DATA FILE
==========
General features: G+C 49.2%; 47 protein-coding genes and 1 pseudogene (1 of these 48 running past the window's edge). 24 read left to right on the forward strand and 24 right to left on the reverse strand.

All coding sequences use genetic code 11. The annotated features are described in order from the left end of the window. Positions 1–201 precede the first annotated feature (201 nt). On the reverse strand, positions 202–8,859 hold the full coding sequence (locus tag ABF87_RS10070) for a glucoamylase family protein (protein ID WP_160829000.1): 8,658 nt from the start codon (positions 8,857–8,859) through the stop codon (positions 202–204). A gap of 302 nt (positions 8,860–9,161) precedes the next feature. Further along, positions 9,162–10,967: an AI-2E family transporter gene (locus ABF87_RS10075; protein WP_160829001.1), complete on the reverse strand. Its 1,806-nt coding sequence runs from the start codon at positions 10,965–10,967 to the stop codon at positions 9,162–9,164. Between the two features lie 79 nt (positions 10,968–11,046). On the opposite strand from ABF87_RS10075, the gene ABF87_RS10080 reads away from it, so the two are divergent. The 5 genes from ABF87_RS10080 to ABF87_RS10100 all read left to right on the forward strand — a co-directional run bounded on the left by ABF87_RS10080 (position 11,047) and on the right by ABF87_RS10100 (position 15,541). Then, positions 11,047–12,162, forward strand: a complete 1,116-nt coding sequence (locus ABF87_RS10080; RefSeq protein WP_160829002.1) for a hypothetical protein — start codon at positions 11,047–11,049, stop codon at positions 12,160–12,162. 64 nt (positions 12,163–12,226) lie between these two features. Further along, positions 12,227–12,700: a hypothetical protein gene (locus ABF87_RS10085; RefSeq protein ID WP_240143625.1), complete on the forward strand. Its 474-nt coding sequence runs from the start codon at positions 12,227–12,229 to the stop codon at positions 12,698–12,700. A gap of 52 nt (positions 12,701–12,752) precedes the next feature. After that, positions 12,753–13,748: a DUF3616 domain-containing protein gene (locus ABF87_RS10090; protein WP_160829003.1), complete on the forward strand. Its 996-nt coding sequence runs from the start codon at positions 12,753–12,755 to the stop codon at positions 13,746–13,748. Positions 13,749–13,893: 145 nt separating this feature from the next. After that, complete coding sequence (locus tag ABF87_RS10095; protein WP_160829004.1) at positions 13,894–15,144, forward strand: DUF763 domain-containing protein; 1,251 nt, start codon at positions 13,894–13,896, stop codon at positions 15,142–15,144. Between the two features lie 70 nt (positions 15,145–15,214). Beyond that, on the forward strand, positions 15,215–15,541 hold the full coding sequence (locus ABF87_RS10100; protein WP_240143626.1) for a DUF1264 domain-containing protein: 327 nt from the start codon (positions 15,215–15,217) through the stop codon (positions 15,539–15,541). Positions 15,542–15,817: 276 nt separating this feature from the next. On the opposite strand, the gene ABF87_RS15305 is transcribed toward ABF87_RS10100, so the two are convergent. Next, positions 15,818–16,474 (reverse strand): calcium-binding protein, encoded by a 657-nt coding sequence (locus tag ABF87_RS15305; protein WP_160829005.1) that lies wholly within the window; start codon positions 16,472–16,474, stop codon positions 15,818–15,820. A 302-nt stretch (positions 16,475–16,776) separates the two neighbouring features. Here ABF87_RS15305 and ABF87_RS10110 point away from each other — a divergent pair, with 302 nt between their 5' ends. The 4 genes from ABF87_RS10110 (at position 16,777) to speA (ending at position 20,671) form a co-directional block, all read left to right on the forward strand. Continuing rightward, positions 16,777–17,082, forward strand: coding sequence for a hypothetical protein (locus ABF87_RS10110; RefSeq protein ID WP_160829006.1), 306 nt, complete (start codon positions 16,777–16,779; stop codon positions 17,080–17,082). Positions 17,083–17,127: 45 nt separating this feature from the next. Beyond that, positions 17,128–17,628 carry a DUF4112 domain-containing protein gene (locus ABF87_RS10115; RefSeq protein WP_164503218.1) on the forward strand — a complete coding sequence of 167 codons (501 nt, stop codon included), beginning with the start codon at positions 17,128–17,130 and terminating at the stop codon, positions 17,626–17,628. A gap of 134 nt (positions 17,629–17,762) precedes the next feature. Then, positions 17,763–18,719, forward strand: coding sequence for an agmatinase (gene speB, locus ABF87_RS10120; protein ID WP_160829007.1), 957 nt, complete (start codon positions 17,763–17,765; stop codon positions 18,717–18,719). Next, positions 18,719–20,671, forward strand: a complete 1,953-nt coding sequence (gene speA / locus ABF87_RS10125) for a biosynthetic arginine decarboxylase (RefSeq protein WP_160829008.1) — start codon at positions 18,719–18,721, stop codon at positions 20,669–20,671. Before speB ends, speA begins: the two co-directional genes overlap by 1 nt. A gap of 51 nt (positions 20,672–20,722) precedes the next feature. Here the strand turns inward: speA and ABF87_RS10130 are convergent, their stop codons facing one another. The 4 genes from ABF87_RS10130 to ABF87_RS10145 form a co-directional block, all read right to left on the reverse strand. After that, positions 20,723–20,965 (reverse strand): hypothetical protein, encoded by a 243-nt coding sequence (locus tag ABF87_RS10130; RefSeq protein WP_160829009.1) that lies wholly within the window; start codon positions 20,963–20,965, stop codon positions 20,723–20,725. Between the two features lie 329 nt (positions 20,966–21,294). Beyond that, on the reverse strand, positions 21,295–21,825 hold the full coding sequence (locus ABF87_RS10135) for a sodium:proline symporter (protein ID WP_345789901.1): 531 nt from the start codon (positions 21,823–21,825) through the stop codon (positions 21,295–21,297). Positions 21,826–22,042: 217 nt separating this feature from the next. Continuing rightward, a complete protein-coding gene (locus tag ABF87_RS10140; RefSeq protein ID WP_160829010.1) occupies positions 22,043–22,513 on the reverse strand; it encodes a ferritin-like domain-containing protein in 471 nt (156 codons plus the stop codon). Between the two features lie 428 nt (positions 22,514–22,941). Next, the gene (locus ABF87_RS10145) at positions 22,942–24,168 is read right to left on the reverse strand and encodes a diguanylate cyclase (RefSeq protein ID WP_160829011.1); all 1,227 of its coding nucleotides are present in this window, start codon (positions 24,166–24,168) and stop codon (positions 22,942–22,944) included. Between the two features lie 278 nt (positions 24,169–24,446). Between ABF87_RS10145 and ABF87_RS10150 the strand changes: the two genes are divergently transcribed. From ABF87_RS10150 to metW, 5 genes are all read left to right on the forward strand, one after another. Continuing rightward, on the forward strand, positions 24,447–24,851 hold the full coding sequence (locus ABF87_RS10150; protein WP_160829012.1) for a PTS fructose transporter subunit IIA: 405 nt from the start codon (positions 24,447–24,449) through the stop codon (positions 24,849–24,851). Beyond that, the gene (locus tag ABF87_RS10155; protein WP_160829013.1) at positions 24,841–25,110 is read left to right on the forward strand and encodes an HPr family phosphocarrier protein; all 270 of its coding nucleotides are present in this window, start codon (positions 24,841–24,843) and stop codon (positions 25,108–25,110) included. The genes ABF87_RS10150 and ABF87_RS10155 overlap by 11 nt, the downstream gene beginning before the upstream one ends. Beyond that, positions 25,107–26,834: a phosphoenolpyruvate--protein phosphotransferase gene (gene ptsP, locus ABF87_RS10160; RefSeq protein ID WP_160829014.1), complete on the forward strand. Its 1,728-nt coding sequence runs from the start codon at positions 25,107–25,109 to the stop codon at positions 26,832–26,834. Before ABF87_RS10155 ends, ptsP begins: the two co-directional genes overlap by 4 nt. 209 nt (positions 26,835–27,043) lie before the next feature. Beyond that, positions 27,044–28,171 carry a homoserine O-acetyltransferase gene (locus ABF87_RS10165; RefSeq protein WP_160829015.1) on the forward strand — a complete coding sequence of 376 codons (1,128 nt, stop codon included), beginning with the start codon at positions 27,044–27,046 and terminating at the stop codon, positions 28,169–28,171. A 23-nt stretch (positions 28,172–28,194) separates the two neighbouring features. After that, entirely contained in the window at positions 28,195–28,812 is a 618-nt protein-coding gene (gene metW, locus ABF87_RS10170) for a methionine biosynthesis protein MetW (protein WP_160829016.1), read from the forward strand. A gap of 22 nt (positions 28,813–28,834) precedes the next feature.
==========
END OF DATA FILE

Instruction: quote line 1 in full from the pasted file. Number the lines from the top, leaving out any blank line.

General features: G+C 49.2%; 47 protein-coding genes and 1 pseudogene (1 of these 48 running past the window's edge). 24 read left to right on the forward strand and 24 right to left on the reverse strand.